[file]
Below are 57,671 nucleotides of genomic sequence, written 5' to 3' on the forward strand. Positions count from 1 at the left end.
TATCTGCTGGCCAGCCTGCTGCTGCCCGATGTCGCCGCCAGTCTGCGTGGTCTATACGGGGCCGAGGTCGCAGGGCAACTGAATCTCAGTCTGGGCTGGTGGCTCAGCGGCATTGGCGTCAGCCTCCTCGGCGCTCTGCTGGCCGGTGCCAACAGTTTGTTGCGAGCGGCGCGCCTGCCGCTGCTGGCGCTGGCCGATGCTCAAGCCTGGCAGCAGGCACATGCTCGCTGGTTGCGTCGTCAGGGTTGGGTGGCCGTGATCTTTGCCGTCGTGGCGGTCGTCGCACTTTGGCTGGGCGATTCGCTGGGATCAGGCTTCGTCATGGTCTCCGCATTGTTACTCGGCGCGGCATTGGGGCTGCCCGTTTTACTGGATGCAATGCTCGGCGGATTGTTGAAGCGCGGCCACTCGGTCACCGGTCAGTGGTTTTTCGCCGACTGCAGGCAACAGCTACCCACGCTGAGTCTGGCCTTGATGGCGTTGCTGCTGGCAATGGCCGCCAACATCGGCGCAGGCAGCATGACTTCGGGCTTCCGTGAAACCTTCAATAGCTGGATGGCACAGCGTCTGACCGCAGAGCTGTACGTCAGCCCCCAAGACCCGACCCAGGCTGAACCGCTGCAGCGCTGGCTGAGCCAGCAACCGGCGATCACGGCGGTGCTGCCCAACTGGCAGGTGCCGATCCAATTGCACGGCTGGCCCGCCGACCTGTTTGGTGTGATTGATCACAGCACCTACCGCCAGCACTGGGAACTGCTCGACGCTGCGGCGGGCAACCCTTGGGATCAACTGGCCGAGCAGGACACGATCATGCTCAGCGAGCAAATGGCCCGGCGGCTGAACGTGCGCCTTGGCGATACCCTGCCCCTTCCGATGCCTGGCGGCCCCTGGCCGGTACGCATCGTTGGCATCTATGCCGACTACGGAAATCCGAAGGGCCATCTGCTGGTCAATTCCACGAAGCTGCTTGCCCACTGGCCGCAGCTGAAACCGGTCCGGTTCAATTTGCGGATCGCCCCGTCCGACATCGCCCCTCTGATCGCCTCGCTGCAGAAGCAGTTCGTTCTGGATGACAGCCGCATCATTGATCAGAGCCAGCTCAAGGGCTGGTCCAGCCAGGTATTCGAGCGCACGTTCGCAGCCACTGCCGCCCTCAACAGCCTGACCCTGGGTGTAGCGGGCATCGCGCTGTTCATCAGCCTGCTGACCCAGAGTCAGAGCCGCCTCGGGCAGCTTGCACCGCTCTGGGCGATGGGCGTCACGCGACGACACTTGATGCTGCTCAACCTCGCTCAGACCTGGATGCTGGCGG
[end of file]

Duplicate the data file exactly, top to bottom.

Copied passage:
Below are 57,671 nucleotides of genomic sequence, written 5' to 3' on the forward strand. Positions count from 1 at the left end.
TATCTGCTGGCCAGCCTGCTGCTGCCCGATGTCGCCGCCAGTCTGCGTGGTCTATACGGGGCCGAGGTCGCAGGGCAACTGAATCTCAGTCTGGGCTGGTGGCTCAGCGGCATTGGCGTCAGCCTCCTCGGCGCTCTGCTGGCCGGTGCCAACAGTTTGTTGCGAGCGGCGCGCCTGCCGCTGCTGGCGCTGGCCGATGCTCAAGCCTGGCAGCAGGCACATGCTCGCTGGTTGCGTCGTCAGGGTTGGGTGGCCGTGATCTTTGCCGTCGTGGCGGTCGTCGCACTTTGGCTGGGCGATTCGCTGGGATCAGGCTTCGTCATGGTCTCCGCATTGTTACTCGGCGCGGCATTGGGGCTGCCCGTTTTACTGGATGCAATGCTCGGCGGATTGTTGAAGCGCGGCCACTCGGTCACCGGTCAGTGGTTTTTCGCCGACTGCAGGCAACAGCTACCCACGCTGAGTCTGGCCTTGATGGCGTTGCTGCTGGCAATGGCCGCCAACATCGGCGCAGGCAGCATGACTTCGGGCTTCCGTGAAACCTTCAATAGCTGGATGGCACAGCGTCTGACCGCAGAGCTGTACGTCAGCCCCCAAGACCCGACCCAGGCTGAACCGCTGCAGCGCTGGCTGAGCCAGCAACCGGCGATCACGGCGGTGCTGCCCAACTGGCAGGTGCCGATCCAATTGCACGGCTGGCCCGCCGACCTGTTTGGTGTGATTGATCACAGCACCTACCGCCAGCACTGGGAACTGCTCGACGCTGCGGCGGGCAACCCTTGGGATCAACTGGCCGAGCAGGACACGATCATGCTCAGCGAGCAAATGGCCCGGCGGCTGAACGTGCGCCTTGGCGATACCCTGCCCCTTCCGATGCCTGGCGGCCCCTGGCCGGTACGCATCGTTGGCATCTATGCCGACTACGGAAATCCGAAGGGCCATCTGCTGGTCAATTCCACGAAGCTGCTTGCCCACTGGCCGCAGCTGAAACCGGTCCGGTTCAATTTGCGGATCGCCCCGTCCGACATCGCCCCTCTGATCGCCTCGCTGCAGAAGCAGTTCGTTCTGGATGACAGCCGCATCATTGATCAGAGCCAGCTCAAGGGCTGGTCCAGCCAGGTATTCGAGCGCACGTTCGCAGCCACTGCCGCCCTCAACAGCCTGACCCTGGGTGTAGCGGGCATCGCGCTGTTCATCAGCCTGCTGACCCAGAGTCAGAGCCGCCTCGGGCAGCTTGCACCGCTCTGGGCGATGGGCGTCACGCGACGACACTTGATGCTGCTCAACCTCGCTCAGACCTGGATGCTGGCGG